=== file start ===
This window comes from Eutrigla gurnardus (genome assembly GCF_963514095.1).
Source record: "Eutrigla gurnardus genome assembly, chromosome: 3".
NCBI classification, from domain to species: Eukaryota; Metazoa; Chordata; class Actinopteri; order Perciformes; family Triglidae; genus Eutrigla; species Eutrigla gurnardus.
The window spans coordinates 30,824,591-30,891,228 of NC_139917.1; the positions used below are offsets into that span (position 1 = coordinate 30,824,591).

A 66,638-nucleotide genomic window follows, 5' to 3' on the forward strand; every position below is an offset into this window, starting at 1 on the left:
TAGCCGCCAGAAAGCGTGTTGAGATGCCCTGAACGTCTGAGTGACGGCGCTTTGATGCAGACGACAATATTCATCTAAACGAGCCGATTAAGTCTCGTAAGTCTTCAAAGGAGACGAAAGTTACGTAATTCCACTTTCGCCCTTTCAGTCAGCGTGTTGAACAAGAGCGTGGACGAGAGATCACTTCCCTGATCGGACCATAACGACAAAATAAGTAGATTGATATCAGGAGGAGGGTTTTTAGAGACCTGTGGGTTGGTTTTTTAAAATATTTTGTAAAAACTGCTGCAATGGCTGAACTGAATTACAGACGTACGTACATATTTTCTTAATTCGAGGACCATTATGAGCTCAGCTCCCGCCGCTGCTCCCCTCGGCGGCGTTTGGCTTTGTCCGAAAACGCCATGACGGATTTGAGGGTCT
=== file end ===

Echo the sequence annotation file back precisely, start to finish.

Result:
This window comes from Eutrigla gurnardus (genome assembly GCF_963514095.1).
Source record: "Eutrigla gurnardus genome assembly, chromosome: 3".
NCBI classification, from domain to species: Eukaryota; Metazoa; Chordata; class Actinopteri; order Perciformes; family Triglidae; genus Eutrigla; species Eutrigla gurnardus.
The window spans coordinates 30,824,591-30,891,228 of NC_139917.1; the positions used below are offsets into that span (position 1 = coordinate 30,824,591).

A 66,638-nucleotide genomic window follows, 5' to 3' on the forward strand; every position below is an offset into this window, starting at 1 on the left:
TAGCCGCCAGAAAGCGTGTTGAGATGCCCTGAACGTCTGAGTGACGGCGCTTTGATGCAGACGACAATATTCATCTAAACGAGCCGATTAAGTCTCGTAAGTCTTCAAAGGAGACGAAAGTTACGTAATTCCACTTTCGCCCTTTCAGTCAGCGTGTTGAACAAGAGCGTGGACGAGAGATCACTTCCCTGATCGGACCATAACGACAAAATAAGTAGATTGATATCAGGAGGAGGGTTTTTAGAGACCTGTGGGTTGGTTTTTTAAAATATTTTGTAAAAACTGCTGCAATGGCTGAACTGAATTACAGACGTACGTACATATTTTCTTAATTCGAGGACCATTATGAGCTCAGCTCCCGCCGCTGCTCCCCTCGGCGGCGTTTGGCTTTGTCCGAAAACGCCATGACGGATTTGAGGGTCT